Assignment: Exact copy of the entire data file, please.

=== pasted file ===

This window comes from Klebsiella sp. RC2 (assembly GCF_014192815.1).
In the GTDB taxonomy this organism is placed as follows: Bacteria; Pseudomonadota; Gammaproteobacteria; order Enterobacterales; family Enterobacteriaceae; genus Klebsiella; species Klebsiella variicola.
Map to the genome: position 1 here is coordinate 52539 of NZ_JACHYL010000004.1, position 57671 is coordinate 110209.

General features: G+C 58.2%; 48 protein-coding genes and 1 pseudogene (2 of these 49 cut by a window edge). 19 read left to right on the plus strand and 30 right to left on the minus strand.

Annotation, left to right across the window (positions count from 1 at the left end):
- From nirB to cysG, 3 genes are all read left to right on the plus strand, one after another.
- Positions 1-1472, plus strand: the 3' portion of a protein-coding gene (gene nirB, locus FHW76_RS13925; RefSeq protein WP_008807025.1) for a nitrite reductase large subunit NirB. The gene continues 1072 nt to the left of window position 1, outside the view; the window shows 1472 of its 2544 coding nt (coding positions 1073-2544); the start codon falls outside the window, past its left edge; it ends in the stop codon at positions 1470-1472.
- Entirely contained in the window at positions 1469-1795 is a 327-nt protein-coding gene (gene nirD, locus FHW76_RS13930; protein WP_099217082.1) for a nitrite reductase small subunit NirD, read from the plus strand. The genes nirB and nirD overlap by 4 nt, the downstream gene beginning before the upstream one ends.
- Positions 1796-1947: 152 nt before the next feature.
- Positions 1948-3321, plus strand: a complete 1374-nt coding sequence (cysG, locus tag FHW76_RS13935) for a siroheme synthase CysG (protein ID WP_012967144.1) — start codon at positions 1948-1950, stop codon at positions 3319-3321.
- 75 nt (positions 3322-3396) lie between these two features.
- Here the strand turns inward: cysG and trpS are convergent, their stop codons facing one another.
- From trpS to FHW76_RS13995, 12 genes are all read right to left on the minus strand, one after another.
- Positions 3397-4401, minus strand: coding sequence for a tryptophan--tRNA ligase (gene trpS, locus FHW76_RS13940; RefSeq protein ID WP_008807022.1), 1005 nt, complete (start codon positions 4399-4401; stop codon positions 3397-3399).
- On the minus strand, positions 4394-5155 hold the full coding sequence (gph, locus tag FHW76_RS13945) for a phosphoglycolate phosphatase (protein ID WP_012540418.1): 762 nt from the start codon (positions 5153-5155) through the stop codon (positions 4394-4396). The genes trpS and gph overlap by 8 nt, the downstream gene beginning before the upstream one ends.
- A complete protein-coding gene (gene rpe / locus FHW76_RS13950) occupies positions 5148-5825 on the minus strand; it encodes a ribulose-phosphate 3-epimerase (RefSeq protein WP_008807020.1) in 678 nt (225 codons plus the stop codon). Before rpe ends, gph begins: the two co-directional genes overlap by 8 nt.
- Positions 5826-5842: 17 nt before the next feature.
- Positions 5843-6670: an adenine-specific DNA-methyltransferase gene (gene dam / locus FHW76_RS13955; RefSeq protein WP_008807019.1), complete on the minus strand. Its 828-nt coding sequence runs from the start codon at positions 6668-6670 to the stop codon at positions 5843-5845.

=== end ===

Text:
This window comes from Klebsiella sp. RC2 (assembly GCF_014192815.1).
In the GTDB taxonomy this organism is placed as follows: Bacteria; Pseudomonadota; Gammaproteobacteria; order Enterobacterales; family Enterobacteriaceae; genus Klebsiella; species Klebsiella variicola.
Map to the genome: position 1 here is coordinate 52539 of NZ_JACHYL010000004.1, position 57671 is coordinate 110209.

General features: G+C 58.2%; 48 protein-coding genes and 1 pseudogene (2 of these 49 cut by a window edge). 19 read left to right on the plus strand and 30 right to left on the minus strand.

Annotation, left to right across the window (positions count from 1 at the left end):
- From nirB to cysG, 3 genes are all read left to right on the plus strand, one after another.
- Positions 1-1472, plus strand: the 3' portion of a protein-coding gene (gene nirB, locus FHW76_RS13925; RefSeq protein WP_008807025.1) for a nitrite reductase large subunit NirB. The gene continues 1072 nt to the left of window position 1, outside the view; the window shows 1472 of its 2544 coding nt (coding positions 1073-2544); the start codon falls outside the window, past its left edge; it ends in the stop codon at positions 1470-1472.
- Entirely contained in the window at positions 1469-1795 is a 327-nt protein-coding gene (gene nirD, locus FHW76_RS13930; protein WP_099217082.1) for a nitrite reductase small subunit NirD, read from the plus strand. The genes nirB and nirD overlap by 4 nt, the downstream gene beginning before the upstream one ends.
- Positions 1796-1947: 152 nt before the next feature.
- Positions 1948-3321, plus strand: a complete 1374-nt coding sequence (cysG, locus tag FHW76_RS13935) for a siroheme synthase CysG (protein ID WP_012967144.1) — start codon at positions 1948-1950, stop codon at positions 3319-3321.
- 75 nt (positions 3322-3396) lie between these two features.
- Here the strand turns inward: cysG and trpS are convergent, their stop codons facing one another.
- From trpS to FHW76_RS13995, 12 genes are all read right to left on the minus strand, one after another.
- Positions 3397-4401, minus strand: coding sequence for a tryptophan--tRNA ligase (gene trpS, locus FHW76_RS13940; RefSeq protein ID WP_008807022.1), 1005 nt, complete (start codon positions 4399-4401; stop codon positions 3397-3399).
- On the minus strand, positions 4394-5155 hold the full coding sequence (gph, locus tag FHW76_RS13945) for a phosphoglycolate phosphatase (protein ID WP_012540418.1): 762 nt from the start codon (positions 5153-5155) through the stop codon (positions 4394-4396). The genes trpS and gph overlap by 8 nt, the downstream gene beginning before the upstream one ends.
- A complete protein-coding gene (gene rpe / locus FHW76_RS13950) occupies positions 5148-5825 on the minus strand; it encodes a ribulose-phosphate 3-epimerase (RefSeq protein WP_008807020.1) in 678 nt (225 codons plus the stop codon). Before rpe ends, gph begins: the two co-directional genes overlap by 8 nt.
- Positions 5826-5842: 17 nt before the next feature.
- Positions 5843-6670: an adenine-specific DNA-methyltransferase gene (gene dam / locus FHW76_RS13955; RefSeq protein WP_008807019.1), complete on the minus strand. Its 828-nt coding sequence runs from the start codon at positions 6668-6670 to the stop codon at positions 5843-5845.